How does spaceflight change the human body? Scientists have known for many years that traveling to space leads to cellular changes. Spaceflight can weaken bones, suppress the immune system, damage DNA and potentially contribute to cancer.

A unique study of identical twins seeks to expand our knowledge of the impact of space travel on the human body. As part of the NASA Human Research Project Twins Study, astronaut Scott Kelly returned home in March 2016 after spending nearly a year living aboard the International Space Station. Throughout that year, he was able to collect blood samples and send them back to Earth. Meanwhile, his identical twin, Mark, also gave blood samples, serving as an experimental, Earth-bound control. Scientists could then run the same tests on Scott’s and Mark’s samples and compare the results. A difference between the twins’ results — or alternatively, a change in Scott’s results during spaceflight that returned to baseline measurements when he returned to Earth — could point to previously unrecognized effects of spaceflight on the human body.

The preliminary results of 10 different projects ranging from fields as broad as immunology to cognitive sciences were recently presented at NASA’s Investigators’ Workshop, held Jan. 23 to 27 in Galveston, Texas. Scientists reported that spaceflight altered the levels of inflammatory markers, increased the length of telomeres (repetitive DNA sequences that protect the ends of chromosomes) and shifted the populations of commensal bacteria that make up the gut microbiome, among other findings.

Lindsay Rizzardi and Andy Feinberg practice pipetting at zero gravity on the "Vomit Comet."

Lindsay Rizzardi and Andy Feinberg practice pipetting at zero gravity on the "Vomit Comet."

One project of particular interest to the Johns Hopkins community is that of investigator Andy Feinberg and postdoctoral fellow Lindsay Rizzardi. They are investigating whether spaceflight leads to epigenomic changes, or changes to how DNA and DNA-associated proteins are modified in a cell. Whereas the DNA sequences of identical twins like Scott and Mark Kelly are the same, modifications to the DNA or its packaging proteins may differ due to environmental factors and reflect changes in gene activity.

Rizzardi and Feinberg found that the genomewide level of DNA methylation — the addition of a methyl group at specific sequences — decreased in Scott while he was in space and returned to his baseline measurements after returning to Earth. Scott’s methylation patterns also showed more epigenetic “noise,” or variability, in space. According to Rizzardi, these results may suggest that “the epigenome can respond to conditions in space to allow more flexibility in gene expression to cope with this extreme environment.” She is now integrating her data with other investigators’ data sets — including measurements of gene expression, metabolomics and telomere length — to understand the effects of changes in DNA methylation on a systems biology scale. Rizzardi was drawn to this project because “it is the first time human genomics research has been conducted in space” and hopes that this research will “open the door to genomics research being conducted by NASA on a broader scale in the future.”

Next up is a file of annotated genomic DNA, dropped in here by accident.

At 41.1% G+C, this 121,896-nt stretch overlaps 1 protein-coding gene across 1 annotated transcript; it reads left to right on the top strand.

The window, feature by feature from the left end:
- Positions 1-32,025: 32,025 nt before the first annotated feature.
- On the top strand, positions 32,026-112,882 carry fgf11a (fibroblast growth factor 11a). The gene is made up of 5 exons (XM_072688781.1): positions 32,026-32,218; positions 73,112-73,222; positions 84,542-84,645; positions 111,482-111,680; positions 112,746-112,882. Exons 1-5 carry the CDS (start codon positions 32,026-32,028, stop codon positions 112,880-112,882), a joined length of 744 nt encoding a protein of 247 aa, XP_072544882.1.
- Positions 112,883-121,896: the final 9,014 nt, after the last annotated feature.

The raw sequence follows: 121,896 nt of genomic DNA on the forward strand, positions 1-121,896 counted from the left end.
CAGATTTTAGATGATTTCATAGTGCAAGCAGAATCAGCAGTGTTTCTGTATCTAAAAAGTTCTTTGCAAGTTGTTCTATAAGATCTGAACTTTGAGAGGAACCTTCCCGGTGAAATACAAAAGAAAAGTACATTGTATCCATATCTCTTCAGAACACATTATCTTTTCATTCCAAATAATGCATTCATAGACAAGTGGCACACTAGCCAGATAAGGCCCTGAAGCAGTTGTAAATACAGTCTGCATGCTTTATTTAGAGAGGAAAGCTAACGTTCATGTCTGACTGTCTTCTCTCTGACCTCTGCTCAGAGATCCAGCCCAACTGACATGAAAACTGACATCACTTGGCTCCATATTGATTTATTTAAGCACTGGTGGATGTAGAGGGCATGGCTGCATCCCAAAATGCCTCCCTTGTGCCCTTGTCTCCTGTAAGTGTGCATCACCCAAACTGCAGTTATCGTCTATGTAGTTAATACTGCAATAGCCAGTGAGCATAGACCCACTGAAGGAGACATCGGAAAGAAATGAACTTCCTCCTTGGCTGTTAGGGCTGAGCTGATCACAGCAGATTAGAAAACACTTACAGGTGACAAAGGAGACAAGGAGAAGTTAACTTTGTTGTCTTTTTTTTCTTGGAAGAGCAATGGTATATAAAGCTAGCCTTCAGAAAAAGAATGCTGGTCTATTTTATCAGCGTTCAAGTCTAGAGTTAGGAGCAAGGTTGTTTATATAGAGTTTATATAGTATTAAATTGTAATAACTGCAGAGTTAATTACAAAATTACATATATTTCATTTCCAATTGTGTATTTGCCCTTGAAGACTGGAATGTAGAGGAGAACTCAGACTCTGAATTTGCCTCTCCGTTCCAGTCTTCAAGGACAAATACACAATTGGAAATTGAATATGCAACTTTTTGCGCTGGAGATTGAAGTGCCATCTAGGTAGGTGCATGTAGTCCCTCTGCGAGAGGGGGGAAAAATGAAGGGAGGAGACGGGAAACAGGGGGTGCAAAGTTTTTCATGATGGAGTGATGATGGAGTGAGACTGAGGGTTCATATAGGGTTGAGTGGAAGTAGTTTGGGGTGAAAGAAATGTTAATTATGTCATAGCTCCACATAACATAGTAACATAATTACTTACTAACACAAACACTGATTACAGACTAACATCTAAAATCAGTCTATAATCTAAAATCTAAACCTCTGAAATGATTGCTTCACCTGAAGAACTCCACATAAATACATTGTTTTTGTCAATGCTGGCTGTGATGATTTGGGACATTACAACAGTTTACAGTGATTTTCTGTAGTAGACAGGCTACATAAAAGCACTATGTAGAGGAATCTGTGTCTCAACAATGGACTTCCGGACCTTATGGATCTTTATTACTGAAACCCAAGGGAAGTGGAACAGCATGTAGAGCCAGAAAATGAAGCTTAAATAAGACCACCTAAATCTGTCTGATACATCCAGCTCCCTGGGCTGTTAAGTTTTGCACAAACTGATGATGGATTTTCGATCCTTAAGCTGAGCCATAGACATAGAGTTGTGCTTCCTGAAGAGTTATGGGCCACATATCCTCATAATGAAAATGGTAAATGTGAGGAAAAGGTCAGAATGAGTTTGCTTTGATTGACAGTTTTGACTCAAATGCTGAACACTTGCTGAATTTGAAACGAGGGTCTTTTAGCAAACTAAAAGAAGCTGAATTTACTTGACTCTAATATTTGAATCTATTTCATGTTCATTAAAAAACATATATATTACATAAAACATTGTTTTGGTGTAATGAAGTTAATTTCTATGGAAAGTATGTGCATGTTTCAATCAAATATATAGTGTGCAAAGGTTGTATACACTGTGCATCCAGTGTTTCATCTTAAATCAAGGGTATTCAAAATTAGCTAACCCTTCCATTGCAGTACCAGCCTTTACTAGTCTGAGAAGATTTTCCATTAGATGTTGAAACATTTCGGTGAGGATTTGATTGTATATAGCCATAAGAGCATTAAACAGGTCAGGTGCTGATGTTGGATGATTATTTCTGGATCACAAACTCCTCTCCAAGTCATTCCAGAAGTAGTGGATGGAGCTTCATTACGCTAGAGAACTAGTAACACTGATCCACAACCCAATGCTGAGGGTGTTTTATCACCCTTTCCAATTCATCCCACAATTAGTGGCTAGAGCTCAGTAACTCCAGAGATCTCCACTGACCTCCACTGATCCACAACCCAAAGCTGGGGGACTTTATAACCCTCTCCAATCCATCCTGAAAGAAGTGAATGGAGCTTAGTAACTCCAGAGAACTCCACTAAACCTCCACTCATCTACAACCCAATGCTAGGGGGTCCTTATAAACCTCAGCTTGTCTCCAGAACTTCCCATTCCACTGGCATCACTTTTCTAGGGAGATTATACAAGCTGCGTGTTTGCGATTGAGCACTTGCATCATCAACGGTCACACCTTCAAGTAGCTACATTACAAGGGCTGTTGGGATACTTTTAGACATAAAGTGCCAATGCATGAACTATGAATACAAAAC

Rizzardi, Feinberg and others have also pioneered ways to perform basic laboratory techniques, including DNA sequencing, in space. In August 2016, astronaut Kate Rubins successfully sequenced DNA samples on the International Space Station that were prepared on Earth. Future astronauts may be able to prepare and test their own samples at microgravity. They can then use these techniques to collect further data on the effect of spaceflight on the human body or better understand and be able to diagnose illness on long space missions. Ultimately, a hope is that this technology could even be used to identify extraterrestrial life forms that have DNA.


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Alisa Mo

Alisa Mo is an M.D./Ph.D. student who's passionate about the intersection of neuroscience, genomic medicine and society. She’s also a pianist and enjoys cooking.

hand holding out nutritional supplementsWhat do an anti-parasitic drug used to treat pinworms and a frequently used anti-malarial drug have in common? According to recent studies from the labs of Johns Hopkins and University of Kentucky investigators, both mebendazole and chloroquine could be promising medicines to combat cancer.

Mebendazole has been in use as an anti-helminthic drug since 1971. Within the last few years, mebendazole has been added to the growing list of medications that are part of a movement to repurpose already FDA-approved drugs for novel or unexpected purposes. This renewed interested in already approved pharmaceuticals has stemmed from the immense amount of time, money and research that must be put in after identifying a novel compound before the drug can move on to clinical trials, with the time from target identification to FDA approval averaging 14 years.